Two First Nations in British Columbia’s Interior that had been part of a court challenge against the Trans Mountain pipeline expansion have reversed course and signed deals with the Crown corporation.
The Upper Nicola and Stk’emlupsemc te Secwepemc First Nations dropped out of the federal court of appeal litigation, leaving four B.C. First Nations to fight the case.
The Upper Nicola say in a joint news release with Trans Mountain on Friday that their deal represents a “significant step forward” toward addressing environmental, archeological and cultural heritage concerns.
The statement says the agreement provides resources to support their active involvement in emergency response and monitoring while also helping avoid and mitigate impacts on the band’s interests and stewardship areas.
A news release from Stk’emlupsemc te Secwepemc said their leadership came together and determined an agreement could be a tool used as part of a larger strategy to protect their cultural, spiritual and historical connections to the land.
Trans Mountain spokeswoman Ali Hounsell says the two First Nations dropped out of the court challenge last week after continued discussions with the corporation.
“The conversations we had, understanding what their concerns were, seeing where we could address them, ultimately led to their decision to withdraw their participation in the Federal Court of Appeal,” she said in an interview.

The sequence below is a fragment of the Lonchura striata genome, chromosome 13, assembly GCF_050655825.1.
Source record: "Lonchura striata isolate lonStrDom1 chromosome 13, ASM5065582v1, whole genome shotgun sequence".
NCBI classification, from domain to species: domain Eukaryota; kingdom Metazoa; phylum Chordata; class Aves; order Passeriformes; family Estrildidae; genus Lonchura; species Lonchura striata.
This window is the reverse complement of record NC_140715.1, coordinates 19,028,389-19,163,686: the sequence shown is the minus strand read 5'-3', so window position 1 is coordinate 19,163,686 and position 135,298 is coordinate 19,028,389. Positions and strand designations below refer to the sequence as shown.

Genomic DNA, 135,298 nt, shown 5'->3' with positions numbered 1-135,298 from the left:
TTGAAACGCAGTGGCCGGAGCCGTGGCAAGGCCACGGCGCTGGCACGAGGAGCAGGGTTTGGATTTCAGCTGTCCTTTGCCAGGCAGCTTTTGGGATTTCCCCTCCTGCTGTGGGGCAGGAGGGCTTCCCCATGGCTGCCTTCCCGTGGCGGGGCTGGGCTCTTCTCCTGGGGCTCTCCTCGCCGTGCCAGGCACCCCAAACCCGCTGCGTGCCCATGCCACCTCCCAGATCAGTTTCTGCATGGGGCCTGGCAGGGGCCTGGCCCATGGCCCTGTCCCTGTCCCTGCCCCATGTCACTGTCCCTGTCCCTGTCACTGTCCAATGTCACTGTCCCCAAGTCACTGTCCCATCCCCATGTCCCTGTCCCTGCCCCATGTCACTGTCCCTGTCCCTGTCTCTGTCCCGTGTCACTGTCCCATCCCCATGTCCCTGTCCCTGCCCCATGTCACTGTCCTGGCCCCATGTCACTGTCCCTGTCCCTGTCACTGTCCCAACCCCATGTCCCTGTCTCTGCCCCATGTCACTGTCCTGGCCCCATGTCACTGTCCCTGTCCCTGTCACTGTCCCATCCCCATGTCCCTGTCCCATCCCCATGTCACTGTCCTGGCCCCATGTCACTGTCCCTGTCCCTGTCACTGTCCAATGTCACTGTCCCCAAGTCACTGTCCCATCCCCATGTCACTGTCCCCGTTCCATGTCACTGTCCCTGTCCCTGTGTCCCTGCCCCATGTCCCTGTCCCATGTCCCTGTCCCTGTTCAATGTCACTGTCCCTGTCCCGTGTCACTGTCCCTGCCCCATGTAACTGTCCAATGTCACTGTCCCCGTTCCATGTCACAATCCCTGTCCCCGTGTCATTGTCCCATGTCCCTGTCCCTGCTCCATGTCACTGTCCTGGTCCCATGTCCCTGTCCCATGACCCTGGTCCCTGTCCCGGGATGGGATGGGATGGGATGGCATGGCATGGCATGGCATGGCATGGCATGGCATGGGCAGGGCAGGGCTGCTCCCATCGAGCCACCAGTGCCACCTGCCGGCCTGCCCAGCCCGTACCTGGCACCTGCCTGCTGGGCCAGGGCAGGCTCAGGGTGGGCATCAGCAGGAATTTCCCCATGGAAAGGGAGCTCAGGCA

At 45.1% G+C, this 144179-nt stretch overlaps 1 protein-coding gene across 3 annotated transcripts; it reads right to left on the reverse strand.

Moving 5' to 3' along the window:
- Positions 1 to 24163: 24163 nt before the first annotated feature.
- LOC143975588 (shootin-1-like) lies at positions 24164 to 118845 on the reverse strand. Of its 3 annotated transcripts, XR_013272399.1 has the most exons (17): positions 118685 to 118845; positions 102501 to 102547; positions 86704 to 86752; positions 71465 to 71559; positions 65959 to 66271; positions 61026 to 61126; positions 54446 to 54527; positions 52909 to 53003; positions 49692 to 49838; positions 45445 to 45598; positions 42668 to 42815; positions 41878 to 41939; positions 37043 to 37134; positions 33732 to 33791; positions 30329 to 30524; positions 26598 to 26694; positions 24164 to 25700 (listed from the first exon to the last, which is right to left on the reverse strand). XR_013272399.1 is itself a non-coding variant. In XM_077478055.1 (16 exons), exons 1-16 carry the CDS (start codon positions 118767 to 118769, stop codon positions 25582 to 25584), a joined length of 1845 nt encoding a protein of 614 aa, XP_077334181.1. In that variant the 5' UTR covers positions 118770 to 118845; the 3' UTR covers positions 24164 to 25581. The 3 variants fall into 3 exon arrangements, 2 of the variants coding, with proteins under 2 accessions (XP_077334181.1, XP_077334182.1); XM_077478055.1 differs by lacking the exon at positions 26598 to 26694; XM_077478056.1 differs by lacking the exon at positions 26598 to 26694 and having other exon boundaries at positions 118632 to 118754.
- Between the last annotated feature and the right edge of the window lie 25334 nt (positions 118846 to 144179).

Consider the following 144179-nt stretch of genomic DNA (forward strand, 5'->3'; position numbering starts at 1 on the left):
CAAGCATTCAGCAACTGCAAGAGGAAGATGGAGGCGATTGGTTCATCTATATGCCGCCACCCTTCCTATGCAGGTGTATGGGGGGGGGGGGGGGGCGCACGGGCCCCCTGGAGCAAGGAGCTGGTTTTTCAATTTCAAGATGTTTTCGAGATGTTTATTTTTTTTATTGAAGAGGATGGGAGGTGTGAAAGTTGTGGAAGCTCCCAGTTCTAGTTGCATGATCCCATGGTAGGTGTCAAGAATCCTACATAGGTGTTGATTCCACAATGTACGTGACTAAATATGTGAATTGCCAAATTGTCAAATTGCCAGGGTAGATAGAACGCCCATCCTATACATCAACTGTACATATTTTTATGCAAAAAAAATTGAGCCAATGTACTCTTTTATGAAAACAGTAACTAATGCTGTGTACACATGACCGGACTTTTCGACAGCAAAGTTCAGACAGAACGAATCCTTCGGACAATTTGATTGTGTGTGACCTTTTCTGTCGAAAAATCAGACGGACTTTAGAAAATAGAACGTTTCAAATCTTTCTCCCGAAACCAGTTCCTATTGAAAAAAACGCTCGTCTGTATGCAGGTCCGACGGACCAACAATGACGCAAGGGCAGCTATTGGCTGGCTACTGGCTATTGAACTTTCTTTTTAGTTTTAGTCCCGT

Upper Nicola Chief Harvey McLeod said in the news release the First Nation’s negotiating team came up with the “best deal” possible under the circumstances.
“The bottom line is that the consultation process needs to change,” he said. “We still have a number of significant issues that must be addressed directly with Canada.”
The First Nation continues to hold Canada to a consent-based approach consistent with the United Nations Declaration on the Rights of Indigenous Peoples, he added.
The four remaining Indigenous groups involved in the court challenge against Trans Mountain are the Tsleil-Waututh and Squamish Nations in Metro Vancouver, the Coldwater Indian Band in Merritt and a coalition of small First Nations in the Fraser Valley.
The court has ruled that upcoming arguments can only focus on whether the latest round of Indigenous consultation was adequate.
Last week, the Tsleil-Waututh and three environmental groups sought leave to appeal that ruling in the Supreme Court of Canada, claiming the federal court was wrong to refuse to hear arguments about the risk of an oil spill or threats to endangered southern killer whales.
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